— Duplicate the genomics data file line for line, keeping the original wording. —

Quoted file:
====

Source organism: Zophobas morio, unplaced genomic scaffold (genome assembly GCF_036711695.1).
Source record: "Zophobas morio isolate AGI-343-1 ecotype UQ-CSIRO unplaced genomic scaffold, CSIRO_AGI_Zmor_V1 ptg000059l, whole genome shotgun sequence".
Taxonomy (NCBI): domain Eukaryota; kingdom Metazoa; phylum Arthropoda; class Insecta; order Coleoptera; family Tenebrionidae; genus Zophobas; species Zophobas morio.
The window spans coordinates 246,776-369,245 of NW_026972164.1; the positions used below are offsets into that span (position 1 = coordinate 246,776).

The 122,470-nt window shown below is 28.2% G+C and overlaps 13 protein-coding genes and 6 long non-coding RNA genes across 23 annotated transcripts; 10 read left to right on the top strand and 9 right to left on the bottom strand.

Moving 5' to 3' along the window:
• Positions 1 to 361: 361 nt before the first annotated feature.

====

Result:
Source organism: Zophobas morio, unplaced genomic scaffold (genome assembly GCF_036711695.1).
Source record: "Zophobas morio isolate AGI-343-1 ecotype UQ-CSIRO unplaced genomic scaffold, CSIRO_AGI_Zmor_V1 ptg000059l, whole genome shotgun sequence".
Taxonomy (NCBI): domain Eukaryota; kingdom Metazoa; phylum Arthropoda; class Insecta; order Coleoptera; family Tenebrionidae; genus Zophobas; species Zophobas morio.
The window spans coordinates 246,776-369,245 of NW_026972164.1; the positions used below are offsets into that span (position 1 = coordinate 246,776).

The 122,470-nt window shown below is 28.2% G+C and overlaps 13 protein-coding genes and 6 long non-coding RNA genes across 23 annotated transcripts; 10 read left to right on the top strand and 9 right to left on the bottom strand.

Moving 5' to 3' along the window:
• Positions 1 to 361: 361 nt before the first annotated feature.